Books: Finished Cognitive Surplus by Clay Shirky, started Program or be Programmed by Douglas Rushkoff

Goodreads is a social network for readers that Lauren Rabaino introduced me to in June. One of the cool features they offer is a way to embed the review you write about a book, so I’ve added that below for Clay Shirky’s Cognitive Surplus, which is the first book I’ve tracked my progress with using Goodreads (and read in its entirety on the iPad):

Cognitive Surplus: Creativity and Generosity in a Connected AgeCognitive Surplus: Creativity and Generosity in a Connected Age by Clay Shirky

My rating: 5 of 5 stars

The deft way Shirky connects and articulates different concepts (even when they’re mostly very familiar), plus the examples he deconstructs and conclusions he offers, make this a highly insightful read.

I really want to re-read Here Comes Everybody at some point soon.


Adding to that review, I’d again emphasize: although the concepts Shirky discusses may not be new to you, the way he frames everything and connects ideas is wonderful. I would recommend that anyone working in journalism read this book.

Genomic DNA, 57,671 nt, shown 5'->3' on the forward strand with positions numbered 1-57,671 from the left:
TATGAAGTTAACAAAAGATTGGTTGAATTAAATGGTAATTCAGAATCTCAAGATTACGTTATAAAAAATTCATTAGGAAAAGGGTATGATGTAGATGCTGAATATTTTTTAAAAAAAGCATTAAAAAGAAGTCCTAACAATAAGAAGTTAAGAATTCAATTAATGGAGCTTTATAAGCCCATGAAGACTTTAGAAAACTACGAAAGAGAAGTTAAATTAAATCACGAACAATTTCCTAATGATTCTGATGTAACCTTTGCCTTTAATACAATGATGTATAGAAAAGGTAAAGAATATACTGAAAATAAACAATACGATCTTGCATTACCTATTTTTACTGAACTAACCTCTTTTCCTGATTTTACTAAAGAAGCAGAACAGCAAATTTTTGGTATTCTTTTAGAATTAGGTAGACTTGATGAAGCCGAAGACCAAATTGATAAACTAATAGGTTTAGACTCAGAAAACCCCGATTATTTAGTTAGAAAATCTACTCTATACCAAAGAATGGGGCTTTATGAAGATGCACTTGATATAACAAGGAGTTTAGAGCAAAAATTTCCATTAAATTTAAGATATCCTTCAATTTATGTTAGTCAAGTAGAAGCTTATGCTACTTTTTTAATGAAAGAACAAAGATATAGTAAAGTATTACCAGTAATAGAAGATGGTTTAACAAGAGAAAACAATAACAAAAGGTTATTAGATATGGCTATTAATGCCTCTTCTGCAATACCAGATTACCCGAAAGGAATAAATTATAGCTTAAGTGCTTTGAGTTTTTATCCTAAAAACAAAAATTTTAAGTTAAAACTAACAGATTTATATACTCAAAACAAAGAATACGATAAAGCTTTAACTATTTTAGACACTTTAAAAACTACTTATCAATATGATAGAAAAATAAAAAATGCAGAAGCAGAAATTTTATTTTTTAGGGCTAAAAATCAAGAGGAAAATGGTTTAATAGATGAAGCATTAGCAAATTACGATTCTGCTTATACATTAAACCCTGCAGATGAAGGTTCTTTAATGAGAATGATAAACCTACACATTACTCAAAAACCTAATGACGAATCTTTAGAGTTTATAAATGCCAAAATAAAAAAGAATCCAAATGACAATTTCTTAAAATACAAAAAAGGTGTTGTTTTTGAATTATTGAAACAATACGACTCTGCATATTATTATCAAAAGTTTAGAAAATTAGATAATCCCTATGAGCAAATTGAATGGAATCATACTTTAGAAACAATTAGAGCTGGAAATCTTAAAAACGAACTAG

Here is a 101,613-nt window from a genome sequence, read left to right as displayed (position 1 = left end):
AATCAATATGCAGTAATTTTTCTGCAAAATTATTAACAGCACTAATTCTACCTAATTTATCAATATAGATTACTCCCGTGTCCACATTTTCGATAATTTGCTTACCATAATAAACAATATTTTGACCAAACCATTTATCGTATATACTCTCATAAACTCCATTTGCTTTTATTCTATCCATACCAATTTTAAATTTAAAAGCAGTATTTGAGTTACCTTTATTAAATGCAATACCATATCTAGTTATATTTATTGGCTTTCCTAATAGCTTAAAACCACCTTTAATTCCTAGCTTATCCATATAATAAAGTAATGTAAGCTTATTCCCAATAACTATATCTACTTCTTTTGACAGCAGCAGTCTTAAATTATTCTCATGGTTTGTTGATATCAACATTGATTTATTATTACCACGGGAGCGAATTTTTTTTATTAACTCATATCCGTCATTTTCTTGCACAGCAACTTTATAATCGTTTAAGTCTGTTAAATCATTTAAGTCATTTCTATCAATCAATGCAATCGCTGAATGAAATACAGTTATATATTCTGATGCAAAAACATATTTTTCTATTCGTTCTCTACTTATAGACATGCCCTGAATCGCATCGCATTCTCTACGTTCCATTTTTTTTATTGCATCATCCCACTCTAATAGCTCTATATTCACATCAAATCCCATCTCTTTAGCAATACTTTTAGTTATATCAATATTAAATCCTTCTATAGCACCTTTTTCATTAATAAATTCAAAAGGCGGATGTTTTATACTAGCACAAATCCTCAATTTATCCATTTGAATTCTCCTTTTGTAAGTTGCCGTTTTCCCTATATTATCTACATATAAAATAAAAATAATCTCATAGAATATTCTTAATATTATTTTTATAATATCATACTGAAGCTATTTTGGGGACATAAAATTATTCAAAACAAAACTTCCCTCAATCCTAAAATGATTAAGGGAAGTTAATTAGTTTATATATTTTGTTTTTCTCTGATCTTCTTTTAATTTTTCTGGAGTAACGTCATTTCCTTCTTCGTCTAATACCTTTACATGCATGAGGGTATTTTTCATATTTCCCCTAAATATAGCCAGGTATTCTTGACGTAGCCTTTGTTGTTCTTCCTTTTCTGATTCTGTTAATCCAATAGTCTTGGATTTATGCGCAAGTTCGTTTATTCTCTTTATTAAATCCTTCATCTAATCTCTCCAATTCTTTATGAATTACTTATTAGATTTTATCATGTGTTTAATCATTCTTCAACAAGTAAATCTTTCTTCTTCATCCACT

For a taste of the book, read the Wired piece Cognitive Surplus: The Great Spare-Time Revolution and watch a related TED talk, How cognitive surplus will change the world:

The next book I’m reading isĀ Program or be Programmed by Douglas Rushkoff, which I started last night. Follow my progress on Goodreads and join the conversation about the book on Rushkoff’s site.

For a taste of the book, read his Huffington Post piece and watch his SXSW 2010 speech:

Regarding Rushkoff’s premise, there are some interesting comments on this BoingBoing post.

I’m aiming to read Program or Be Programmed pretty quickly and then move on to Where Good Ideas Come From by Steven Johnson, which I’ve written about previously in the context of innovation.

What are some interesting books you’ve read lately? Please share in the comments!